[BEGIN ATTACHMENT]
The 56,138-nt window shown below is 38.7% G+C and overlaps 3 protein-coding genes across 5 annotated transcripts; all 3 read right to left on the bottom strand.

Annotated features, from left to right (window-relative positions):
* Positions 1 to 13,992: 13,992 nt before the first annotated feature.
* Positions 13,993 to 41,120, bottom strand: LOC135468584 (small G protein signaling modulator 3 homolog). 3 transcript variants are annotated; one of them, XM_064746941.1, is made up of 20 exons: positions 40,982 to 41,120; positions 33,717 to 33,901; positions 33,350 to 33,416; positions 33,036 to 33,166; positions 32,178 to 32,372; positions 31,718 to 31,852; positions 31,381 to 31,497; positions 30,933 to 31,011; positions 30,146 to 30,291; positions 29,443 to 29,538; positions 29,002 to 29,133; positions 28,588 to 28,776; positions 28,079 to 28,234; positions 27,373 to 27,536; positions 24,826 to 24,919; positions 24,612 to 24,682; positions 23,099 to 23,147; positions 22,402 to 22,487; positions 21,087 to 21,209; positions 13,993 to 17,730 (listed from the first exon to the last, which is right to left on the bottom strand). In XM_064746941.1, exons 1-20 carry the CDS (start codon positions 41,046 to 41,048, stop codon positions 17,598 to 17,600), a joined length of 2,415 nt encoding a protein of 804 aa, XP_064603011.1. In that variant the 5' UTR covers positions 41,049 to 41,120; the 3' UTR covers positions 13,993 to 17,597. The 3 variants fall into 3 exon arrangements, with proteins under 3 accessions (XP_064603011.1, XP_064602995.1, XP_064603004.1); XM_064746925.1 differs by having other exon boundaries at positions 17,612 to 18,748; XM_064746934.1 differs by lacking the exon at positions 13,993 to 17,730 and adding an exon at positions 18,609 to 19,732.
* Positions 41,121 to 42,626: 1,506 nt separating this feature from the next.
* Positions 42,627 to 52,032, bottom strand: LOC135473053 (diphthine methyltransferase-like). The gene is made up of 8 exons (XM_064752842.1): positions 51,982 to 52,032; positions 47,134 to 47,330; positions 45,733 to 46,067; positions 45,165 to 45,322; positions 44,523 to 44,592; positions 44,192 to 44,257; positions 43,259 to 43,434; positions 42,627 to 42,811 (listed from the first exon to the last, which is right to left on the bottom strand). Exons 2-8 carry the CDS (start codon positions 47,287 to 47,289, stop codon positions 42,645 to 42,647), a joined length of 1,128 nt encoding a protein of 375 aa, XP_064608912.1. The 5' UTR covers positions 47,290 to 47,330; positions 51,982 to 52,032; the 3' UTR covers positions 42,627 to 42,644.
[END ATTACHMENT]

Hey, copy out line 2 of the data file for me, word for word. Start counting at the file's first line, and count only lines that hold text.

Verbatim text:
Annotated features, from left to right (window-relative positions):